Detroit’s Highland Park public school district is in such bad shape that the city has decided to outsource the whole school system to a private company that runs for-profit charter schools:
The parents came to hear from the charter company, Leona Group LLC, which promises to improve the learning environment and boost student performance in a district where only 22% of third graders passed state reading exams last school year and just 10% passed math. The results were even worse for high-schoolers: About 10% were proficient in reading, and none in math. . . .During the 2010-2011 school year, the district spent $16,508 per student. By comparison, Michigan districts on average spent $9,202 per pupil that year. In the process, Highland Park ran up an $11.3 million deficit over its $18.9 million school budget.
Public school employees can apply for jobs at the new charter schools, albeit with pay cuts:
Unions have been sidelined after the district’s entire professional staff was laid off, as allowed by the state emergency law, but teachers can apply for jobs with Leona. Leona has budgeted about $36,000 a year for Highland Park teachers on average, the company said—compared with almost $65,000 a year the teachers received in the 2010-11 school year.In a typical school it takes over, Leona has hired back about 70% of the teachers, the company said. Leona also will lease the Highland Park district’s buildings.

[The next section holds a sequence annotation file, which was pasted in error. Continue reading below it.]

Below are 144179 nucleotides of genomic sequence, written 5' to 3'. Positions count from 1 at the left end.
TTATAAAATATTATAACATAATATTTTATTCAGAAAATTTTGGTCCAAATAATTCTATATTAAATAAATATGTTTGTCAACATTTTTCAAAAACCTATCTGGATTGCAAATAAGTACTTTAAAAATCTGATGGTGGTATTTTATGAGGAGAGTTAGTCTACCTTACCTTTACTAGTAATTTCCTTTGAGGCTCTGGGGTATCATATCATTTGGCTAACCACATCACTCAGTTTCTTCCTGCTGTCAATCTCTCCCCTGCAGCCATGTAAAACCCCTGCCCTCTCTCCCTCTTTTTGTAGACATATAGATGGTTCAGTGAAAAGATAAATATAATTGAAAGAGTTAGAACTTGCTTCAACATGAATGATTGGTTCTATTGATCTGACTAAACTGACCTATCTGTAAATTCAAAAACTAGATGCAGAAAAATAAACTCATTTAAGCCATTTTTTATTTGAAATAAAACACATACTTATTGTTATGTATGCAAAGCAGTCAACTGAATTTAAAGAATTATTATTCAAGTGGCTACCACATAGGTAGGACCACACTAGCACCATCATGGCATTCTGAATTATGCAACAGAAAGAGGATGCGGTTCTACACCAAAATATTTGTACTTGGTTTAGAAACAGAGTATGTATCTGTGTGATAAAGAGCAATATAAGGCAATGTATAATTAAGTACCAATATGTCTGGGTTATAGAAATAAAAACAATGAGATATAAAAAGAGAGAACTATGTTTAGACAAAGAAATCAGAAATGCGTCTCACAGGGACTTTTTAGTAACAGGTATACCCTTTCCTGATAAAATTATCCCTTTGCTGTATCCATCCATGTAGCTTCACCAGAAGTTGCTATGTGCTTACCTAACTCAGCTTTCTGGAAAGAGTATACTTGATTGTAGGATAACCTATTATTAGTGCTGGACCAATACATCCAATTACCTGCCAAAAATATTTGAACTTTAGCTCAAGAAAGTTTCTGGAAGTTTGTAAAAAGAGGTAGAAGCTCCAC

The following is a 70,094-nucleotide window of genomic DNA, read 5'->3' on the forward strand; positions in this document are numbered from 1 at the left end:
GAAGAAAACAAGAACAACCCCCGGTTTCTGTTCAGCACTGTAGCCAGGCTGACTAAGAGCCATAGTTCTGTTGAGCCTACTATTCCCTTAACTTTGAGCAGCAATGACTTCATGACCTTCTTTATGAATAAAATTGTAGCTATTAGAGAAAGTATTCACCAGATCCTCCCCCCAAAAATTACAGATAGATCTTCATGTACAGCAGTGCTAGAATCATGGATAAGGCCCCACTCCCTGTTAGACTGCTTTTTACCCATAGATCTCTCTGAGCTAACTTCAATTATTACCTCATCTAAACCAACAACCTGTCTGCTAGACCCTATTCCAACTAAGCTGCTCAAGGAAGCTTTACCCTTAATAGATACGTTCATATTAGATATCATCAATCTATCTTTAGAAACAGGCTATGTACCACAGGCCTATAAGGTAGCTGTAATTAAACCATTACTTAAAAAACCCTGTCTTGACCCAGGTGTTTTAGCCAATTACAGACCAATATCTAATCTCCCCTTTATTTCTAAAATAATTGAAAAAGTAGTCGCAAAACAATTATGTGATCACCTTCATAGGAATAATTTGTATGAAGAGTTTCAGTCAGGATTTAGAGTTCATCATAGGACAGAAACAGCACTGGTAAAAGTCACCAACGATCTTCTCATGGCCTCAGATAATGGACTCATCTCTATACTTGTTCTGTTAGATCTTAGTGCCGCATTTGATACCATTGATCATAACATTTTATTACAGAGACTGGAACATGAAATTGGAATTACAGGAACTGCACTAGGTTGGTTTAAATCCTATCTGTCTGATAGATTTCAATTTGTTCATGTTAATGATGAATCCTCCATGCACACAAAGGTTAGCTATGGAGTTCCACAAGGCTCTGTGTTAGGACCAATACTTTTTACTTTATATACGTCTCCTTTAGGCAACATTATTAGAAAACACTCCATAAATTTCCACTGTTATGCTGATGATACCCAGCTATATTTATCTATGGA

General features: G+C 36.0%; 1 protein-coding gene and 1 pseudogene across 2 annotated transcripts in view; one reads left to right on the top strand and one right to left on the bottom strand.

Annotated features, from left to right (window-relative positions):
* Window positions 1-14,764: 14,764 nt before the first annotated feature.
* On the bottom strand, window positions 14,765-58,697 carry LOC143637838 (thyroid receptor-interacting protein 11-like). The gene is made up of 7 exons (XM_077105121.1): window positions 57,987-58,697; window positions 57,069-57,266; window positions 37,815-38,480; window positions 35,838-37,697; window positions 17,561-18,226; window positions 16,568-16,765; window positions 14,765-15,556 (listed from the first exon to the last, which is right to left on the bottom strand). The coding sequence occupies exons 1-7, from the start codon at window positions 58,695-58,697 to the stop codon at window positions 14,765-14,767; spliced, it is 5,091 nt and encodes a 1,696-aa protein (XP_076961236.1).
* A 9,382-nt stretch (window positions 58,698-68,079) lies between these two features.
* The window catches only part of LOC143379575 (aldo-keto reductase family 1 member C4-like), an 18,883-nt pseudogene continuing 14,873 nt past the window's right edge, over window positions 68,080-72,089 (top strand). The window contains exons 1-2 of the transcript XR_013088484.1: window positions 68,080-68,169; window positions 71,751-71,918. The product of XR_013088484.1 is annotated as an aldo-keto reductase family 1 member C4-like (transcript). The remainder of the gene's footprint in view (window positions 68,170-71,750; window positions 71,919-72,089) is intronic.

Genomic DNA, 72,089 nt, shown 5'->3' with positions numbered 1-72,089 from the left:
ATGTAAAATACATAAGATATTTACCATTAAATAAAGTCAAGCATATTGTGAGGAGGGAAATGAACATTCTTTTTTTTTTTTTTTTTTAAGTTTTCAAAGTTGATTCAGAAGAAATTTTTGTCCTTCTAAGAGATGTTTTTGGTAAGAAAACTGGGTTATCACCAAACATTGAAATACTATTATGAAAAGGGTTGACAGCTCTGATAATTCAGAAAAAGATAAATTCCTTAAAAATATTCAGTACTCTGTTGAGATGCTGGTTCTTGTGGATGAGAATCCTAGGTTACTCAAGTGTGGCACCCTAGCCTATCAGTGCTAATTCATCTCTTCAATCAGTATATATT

Michigan is on the leading edge of the collapse of the blue model; the problems it is dealing with now could come to a school district near you soon.There will have to be a lot of experimentation before we figure out what works and what doesn’t. Highland Park is taking a huge gamble by calling in a for profit charter company — in effect it is kissing a frog. Maybe the frog turns into a prince, maybe it just hops away and leaves Highland Park with a bad taste in its mouth. But when you can’t keep doing what you’ve been doing, you have to try something new.The Highland Park approach is not trouble free, and if more school districts around the country get into this kind of trouble, we can’t expect charter schools or anything else to act as a panacea. For one thing, the people deciding what to do next are usually the people on whose watch the old system fell apart. Almost by definition, when a whole school district is failing, there are political problems as well as administrative and financial ones. Can a dysfunctional school board do a good job picking a charter operator? Where the problems are more political than anything else, we can expect big scandals to follow from school districts following Highland Park’s lead.Ideally you don’t want one charter school operator to be responsible for a whole district. And ideally parents should be able to choose between schools under different management. So this isn’t the kind of change we want to see more of.But Highland Park was in deep trouble, and it had to move fast. There wasn’t enough money to carry on with the old system and the results were so terrible that there weren’t any good reasons to stick with it. Let’s just hope the town got lucky and kissed the right frog.